Overview: Ben McLemore’s decision to enter the NBA Draft came as a surprise to no one. After a successful freshman season in which he often found the occasion to flash his massive potential, the time was now for McLemore to make the leap to the pros. Anyone familiar with his game know the knocks – too nice, passive, doesn’t want to dominate. His road to Lawrence, and now the league, has also been well chronicled. McLemore overcame an impoverished childhood and unsteady home life to develop into a prized recruit, and equally impressively, a great young man (by all accounts). Last season, McLemore averaged 15.9 points per game and shot 42% from three-point range for a Kansas team that earned a #1 seed to the NCAA Tournament. Despite the complaints of passivity, McLemore did have a slew of dominant performances as a freshman. They included a 33-point outing and OT-inducing three in a victory over Iowa State, a 30-point effort versus rival Kansas State, and a 36-point explosion in a rout of West Virginia. The challenge for scouts is to determine whether McLemore will ever be able to turn those 40-minute displays into consistent elite play, but if nothing else, Ben McLemore’s freshman season revealed a player with a skill set you don’t often find.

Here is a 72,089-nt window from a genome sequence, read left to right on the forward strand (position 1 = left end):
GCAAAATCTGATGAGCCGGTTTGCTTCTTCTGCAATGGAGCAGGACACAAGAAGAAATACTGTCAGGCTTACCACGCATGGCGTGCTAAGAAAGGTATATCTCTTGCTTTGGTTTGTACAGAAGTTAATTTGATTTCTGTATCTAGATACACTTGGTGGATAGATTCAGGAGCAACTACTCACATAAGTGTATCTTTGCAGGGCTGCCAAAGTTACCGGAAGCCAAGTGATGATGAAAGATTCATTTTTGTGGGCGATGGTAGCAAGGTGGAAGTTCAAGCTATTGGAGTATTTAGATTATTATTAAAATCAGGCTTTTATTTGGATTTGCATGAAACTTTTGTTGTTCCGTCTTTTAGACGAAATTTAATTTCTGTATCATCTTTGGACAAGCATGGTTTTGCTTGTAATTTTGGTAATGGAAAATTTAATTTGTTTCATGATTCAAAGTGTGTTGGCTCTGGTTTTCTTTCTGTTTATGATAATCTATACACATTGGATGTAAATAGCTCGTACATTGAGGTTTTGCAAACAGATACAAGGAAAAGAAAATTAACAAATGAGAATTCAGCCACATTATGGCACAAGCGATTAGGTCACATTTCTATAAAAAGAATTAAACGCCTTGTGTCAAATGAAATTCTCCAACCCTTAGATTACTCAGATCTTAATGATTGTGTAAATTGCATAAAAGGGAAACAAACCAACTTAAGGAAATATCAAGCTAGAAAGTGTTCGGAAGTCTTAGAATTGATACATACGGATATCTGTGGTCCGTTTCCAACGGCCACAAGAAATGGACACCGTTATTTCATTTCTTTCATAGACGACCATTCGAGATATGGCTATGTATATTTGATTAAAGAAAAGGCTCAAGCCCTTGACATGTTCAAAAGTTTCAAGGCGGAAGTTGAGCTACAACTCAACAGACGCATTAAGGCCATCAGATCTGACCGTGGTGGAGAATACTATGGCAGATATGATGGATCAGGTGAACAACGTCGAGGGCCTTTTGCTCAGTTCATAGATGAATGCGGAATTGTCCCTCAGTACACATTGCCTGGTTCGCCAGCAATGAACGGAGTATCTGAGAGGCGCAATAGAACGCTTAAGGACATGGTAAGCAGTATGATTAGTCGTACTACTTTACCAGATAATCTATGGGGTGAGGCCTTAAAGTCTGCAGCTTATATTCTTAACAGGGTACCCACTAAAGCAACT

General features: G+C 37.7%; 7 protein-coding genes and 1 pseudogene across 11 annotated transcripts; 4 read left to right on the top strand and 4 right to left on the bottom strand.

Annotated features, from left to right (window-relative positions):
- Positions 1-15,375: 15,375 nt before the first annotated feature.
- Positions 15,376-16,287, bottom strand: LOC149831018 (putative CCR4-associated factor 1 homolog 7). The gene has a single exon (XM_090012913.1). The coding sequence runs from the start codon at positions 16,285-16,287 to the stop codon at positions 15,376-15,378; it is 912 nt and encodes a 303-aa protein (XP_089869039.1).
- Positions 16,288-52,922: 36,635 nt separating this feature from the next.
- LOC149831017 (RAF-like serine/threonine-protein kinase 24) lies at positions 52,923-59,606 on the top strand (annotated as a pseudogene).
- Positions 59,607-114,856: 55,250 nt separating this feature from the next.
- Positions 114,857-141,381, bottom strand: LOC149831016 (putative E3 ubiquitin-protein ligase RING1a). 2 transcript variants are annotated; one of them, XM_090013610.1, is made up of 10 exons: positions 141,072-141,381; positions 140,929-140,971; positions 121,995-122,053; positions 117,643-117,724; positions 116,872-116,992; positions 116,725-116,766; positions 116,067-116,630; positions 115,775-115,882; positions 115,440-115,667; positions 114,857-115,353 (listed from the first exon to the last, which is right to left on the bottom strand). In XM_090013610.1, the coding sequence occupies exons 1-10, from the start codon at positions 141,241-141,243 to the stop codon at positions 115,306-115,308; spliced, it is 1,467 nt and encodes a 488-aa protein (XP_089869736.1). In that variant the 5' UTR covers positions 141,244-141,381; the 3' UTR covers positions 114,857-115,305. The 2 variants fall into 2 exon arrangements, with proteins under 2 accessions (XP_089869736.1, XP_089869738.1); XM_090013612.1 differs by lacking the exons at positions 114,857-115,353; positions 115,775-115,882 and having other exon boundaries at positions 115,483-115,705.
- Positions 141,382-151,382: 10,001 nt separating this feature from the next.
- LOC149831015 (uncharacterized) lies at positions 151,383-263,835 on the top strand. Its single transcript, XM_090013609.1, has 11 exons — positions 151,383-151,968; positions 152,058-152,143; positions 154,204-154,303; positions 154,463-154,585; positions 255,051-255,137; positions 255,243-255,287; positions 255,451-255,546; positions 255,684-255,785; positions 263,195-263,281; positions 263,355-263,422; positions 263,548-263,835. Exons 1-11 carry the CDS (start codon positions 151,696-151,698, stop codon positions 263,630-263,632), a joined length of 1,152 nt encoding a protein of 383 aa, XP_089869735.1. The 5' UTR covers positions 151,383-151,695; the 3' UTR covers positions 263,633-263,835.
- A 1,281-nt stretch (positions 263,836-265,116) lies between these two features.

Will Translate to the NBA: McLemore is the best shooter in this draft. Concerns about his willingness to be demonstrative and take over games are well-founded, but if you can get him open looks, he will knock down shots. Everything is picture-perfect mechanically with the stroke, and McLemore is also able to shoot over the top of defenders by getting great lift on his jumper. Athletically, the Kansas product will also prove ready for the league. He’s a smooth but explosive leaper that excels in transition, and his length should assist him in becoming a good, if not great, defender at the next level. All the raw materials are in place for McLemore to be great – what will prevent him from putting them immediately to use will be his youth and immaturity, if anything.

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The RTC Offseason Podcast: NBA Draft Edition

Posted by rtmsf on June 26th, 2013

The RTC Podcast crew hopes that you’re all having a good early summer out there in America-land. With a little over 24 hours left until the 2013 NBA Draft goes down in Brooklyn, we decided to come in with our takes on the draft from the perspective of guys who have analyzed many of these players very closely for the last several years. To provide the usual duo with a third voice of reason, we invited RTC columnist Bennet Hayes (@hoopstraveler), who has been putting in yeoman’s work the last couple of weeks in profiling many of the top stars who will hear their names called by David Stern tomorrow night. As always, Shane Connolly (@sconnolly114) is our host, and the rundown of topics is listed below. We’ll see you again sometime in July!